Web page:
The spottail shiner is an inhabitant of many creeks and small to large rivers. They prefer sandy or rocky pools and runs. In lakes they will primarily inhabit rocky or sandy shorelines. Most times this fish will be caught with casting nets. They, like many in the minnow family, provide a primary food source for larger predatory fish. This fish has large eyes on a fairly slender compressed body. Coloration runs from an olive-gray back, with a dusky stripe along the back and dark wavy lines on the back and upper sides, to a silver abdomen. There is a large black spot at the caudal fin origin that gives the fish its name. They are a smaller species of fish that reaches just over 5 inches.
The spotted bass is a species that is often confused by anglers with its larger cousin the largemouth bass. Although the fish are similar in appearance and nature their choice of habitat separates the species. Where largemouth are structure-oriented fish, spotted bass do not generally rely on cover. They will often hold in areas that have some sort of definition, like larger rocks or dropoffs, but they normally do not use the cover like a largemouth would. They also will inhabit much deeper water than most largemouths. Another difference between the spotted and the largemouth bass is their size. Spotted bass are considerably smaller, reaching a maximum of about 24 inches in length. The Georgia state record spotted bass came from Lake Lanier and weighed 8 lbs. 5 oz, but the average will be just a couple of pounds. The coloration of spotted bass s is very similar to that of the largemouth. The most noticeable difference is the addition of rows of black spots on the lower half of the side of the body. Factors such as the water clarity and depth that the fish has been living in can affect coloration making this a harder identification tool. The mouth of the spotted bass extends beyond the middle of the eye but not beyond the eye like the largemouth’s. The easiest characteristics to distinguish between the largemouth and the spotted bass are the size of the mouth and the appearance of the dorsal fin. The spotted bass has a dorsal fin that is clearly connected, while the largemouth appears to have two separate fins. Spotted bass are more abundant on the lower portions of Lake Lanier. You can find them along rocky banks, drop-offs, and humps in the lake. Lure choices will be similar to that of a largemouth, but you may need to downsize your lures and be prepared to fish a little deeper.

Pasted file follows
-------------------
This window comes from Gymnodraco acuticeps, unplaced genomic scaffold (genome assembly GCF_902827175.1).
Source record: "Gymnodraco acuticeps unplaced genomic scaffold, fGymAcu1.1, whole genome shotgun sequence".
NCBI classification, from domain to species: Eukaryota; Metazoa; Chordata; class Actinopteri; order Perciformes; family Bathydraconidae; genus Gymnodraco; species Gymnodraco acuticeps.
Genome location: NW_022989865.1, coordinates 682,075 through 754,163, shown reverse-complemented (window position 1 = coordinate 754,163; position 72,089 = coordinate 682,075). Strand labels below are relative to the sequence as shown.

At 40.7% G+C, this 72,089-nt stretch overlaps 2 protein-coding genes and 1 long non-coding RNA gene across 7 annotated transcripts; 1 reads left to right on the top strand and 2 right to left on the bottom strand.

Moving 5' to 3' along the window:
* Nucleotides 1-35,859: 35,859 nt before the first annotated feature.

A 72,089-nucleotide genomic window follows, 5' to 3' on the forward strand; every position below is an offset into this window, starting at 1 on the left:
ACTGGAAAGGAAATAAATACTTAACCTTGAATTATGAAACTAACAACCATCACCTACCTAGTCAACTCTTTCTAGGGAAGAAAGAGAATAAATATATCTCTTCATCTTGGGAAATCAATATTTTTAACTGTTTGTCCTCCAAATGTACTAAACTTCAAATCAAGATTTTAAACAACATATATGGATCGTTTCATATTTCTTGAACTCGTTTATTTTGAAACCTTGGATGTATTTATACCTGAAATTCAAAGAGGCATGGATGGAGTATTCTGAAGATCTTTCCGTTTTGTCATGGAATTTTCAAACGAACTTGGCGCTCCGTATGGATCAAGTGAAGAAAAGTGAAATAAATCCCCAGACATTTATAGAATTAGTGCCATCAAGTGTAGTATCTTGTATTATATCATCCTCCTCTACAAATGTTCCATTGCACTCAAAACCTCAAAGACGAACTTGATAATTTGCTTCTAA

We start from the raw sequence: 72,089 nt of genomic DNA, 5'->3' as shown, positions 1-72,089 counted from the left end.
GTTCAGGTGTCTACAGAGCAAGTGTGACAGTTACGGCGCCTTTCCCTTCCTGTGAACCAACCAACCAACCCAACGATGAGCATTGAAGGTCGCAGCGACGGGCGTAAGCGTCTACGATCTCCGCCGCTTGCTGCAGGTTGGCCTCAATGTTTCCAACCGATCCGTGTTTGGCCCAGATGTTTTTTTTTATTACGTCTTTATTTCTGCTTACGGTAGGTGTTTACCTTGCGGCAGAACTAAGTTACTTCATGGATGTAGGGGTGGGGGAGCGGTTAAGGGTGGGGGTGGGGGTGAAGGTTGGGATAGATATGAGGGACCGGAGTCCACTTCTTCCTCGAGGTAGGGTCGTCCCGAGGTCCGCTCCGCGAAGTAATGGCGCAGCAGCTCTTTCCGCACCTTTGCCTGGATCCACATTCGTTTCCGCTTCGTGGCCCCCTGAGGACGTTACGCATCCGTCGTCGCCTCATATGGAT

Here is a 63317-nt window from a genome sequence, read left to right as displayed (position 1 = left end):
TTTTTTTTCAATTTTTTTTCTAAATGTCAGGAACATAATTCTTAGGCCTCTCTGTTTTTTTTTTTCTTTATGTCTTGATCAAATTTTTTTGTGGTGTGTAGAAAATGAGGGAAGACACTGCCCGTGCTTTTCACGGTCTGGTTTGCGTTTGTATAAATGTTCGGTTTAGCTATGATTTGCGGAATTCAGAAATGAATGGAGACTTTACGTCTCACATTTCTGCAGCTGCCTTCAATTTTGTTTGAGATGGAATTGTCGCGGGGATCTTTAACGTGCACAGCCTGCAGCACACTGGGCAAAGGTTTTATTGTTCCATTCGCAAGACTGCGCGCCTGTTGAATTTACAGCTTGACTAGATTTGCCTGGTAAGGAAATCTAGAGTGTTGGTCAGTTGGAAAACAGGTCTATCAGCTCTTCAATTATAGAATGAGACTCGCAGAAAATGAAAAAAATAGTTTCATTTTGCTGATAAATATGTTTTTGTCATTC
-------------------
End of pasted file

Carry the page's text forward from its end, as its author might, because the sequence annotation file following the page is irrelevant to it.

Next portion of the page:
The spotted sucker is a bottom feeding fish normally found in long deep pools of small to medium rivers over clay, sand, or gravel substrates. Sometimes they can be found in large rivers or impoundments. It is a frequently encountered fish though it is not normally found in large numbers. This fish is characterized by its mouth structure like most species in the sucker family. It has thin pliable lips and a horizontal mouth. The premaxilla is protrusible and works like a vacuum cleaner sucking up the substrate and filtering it for invertebrates. The bottom lip edge is u-shaped. This fish gets its name from 8-12 parallel rows of dark spots at the scale bases on the back and sides, which run from a dark green to olive-brown back to a yellow to brown side. The dorsal fin has a dusky to black edge while the median fins are a light yellow orange to olive. These fish can reach a length of about 19 inches. Although suckers are not a species that is generally fished for, they are caught on a regular basis. They can be caught on live invertebrates such as worms and are normally caught by chance. It is not impossible to catch them on artificial plastics but this is rarer.